If you suffered a traumatic brain injury (TBI) in a car crash, you may not have realized you were hurt at first. Brain injuries often have delayed onset for symptoms. Only when bleeding or swelling continues without medical treatment does the pressure on the brain becomes significant enough to produce symptoms.
A diagnosis with a TBI could happen right after a crash or even a few weeks later in some cases. You will probably need medical care and possibly some kind of rehabilitative support depending on the extent of the injuries and your prognosis. Can you count on car insurance to cover all of the expenses that arise from a brain injury?
How much will a brain injury cost?
It is almost impossible to estimate the lifetime costs of a brain injury without looking at your personal circumstances. Everything from the severity of the injury to your earning potential before the TBI will impact how much it will cost you.
There will obviously be medical expenses, which could be tens of thousands of dollars. You will also probably have to take some time off of work. Those with moderate to severe brain injuries may need to change professions or retire early because of their injuries, drastically impacting their lifetime earnings and economic circumstances.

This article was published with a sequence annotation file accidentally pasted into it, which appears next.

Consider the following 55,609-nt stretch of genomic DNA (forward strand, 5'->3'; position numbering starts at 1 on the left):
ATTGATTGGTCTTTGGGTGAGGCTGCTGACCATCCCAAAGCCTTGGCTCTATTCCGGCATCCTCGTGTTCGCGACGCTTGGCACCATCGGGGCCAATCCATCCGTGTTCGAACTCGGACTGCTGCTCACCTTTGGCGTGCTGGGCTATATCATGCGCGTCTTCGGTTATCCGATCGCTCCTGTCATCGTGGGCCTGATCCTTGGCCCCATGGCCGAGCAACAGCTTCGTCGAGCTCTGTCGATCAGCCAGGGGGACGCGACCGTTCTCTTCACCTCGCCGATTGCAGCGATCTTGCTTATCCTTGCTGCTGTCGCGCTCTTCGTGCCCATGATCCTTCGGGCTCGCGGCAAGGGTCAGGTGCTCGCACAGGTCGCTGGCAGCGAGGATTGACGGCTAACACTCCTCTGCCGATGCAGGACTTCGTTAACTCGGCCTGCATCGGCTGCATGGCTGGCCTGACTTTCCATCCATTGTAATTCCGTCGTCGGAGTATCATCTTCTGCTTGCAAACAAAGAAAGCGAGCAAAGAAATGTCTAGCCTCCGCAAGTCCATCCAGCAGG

When you consider that North Carolina only requires $30,000 worth of bodily injury coverage for a single person hurt in a crash, it’s easy to see how the other driver’s policy might not be enough to compensate you for your losses.
What happens when insurance isn’t enough?
When someone else causes a crash that leaves you with a life-altering injury like a TBI, their insurance will usually cover you. You may also have coverage on your own policy that helps protect you.
If you paid for underinsured or uninsured driver coverage, you can make a claim against your own policy for losses that the other driver’s policy didn’t cover. You may also need to consider filing a personal injury lawsuit against the driver or even the third party who contributed to the crash.
Understanding the cost of a crash-related TBI is often the first step toward getting compensation for it.